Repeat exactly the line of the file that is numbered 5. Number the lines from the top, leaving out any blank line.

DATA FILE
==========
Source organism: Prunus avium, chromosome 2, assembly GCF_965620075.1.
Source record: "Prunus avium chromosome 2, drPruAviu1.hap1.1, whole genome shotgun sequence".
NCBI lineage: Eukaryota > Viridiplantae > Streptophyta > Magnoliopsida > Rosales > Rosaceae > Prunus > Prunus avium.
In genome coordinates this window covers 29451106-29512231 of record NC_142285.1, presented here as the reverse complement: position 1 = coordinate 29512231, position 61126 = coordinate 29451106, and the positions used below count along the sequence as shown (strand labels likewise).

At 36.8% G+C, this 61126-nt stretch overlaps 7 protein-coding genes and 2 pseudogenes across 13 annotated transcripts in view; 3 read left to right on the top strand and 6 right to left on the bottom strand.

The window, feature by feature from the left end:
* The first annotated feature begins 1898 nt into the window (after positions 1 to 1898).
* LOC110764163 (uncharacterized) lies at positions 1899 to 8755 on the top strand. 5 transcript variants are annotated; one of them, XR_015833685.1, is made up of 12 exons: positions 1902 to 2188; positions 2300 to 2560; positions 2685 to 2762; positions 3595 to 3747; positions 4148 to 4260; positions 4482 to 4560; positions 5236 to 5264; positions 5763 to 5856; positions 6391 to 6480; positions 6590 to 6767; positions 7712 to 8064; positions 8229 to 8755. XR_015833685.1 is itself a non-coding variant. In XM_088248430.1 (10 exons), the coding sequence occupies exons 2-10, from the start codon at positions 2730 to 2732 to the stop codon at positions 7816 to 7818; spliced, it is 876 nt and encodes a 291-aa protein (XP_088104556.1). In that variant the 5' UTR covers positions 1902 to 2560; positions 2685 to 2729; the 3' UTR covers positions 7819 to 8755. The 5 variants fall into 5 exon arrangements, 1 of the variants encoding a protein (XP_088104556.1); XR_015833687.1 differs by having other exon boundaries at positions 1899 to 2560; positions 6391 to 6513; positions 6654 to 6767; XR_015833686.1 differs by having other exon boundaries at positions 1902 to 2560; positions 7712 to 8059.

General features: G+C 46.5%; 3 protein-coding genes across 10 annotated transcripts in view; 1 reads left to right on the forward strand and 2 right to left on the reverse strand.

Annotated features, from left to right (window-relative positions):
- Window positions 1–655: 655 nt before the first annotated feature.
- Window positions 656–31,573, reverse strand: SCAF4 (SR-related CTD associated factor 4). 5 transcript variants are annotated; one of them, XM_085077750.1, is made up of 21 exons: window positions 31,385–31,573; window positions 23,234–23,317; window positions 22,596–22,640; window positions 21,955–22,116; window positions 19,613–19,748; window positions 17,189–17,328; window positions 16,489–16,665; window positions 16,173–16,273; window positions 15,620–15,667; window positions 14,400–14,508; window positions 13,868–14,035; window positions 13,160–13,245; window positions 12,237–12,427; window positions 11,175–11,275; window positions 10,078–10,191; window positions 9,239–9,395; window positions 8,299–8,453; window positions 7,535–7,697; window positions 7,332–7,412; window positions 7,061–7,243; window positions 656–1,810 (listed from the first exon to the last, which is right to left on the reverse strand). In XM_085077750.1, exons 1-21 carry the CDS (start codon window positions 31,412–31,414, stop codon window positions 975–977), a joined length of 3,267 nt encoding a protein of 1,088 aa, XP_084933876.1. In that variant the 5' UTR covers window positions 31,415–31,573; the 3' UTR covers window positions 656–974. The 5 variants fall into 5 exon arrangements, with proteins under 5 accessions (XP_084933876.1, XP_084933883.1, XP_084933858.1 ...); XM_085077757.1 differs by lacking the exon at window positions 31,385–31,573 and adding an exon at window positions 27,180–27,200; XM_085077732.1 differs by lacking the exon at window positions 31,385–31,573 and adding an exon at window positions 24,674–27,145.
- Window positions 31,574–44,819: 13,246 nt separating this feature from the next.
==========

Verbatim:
At 36.8% G+C, this 61126-nt stretch overlaps 7 protein-coding genes and 2 pseudogenes across 13 annotated transcripts in view; 3 read left to right on the top strand and 6 right to left on the bottom strand.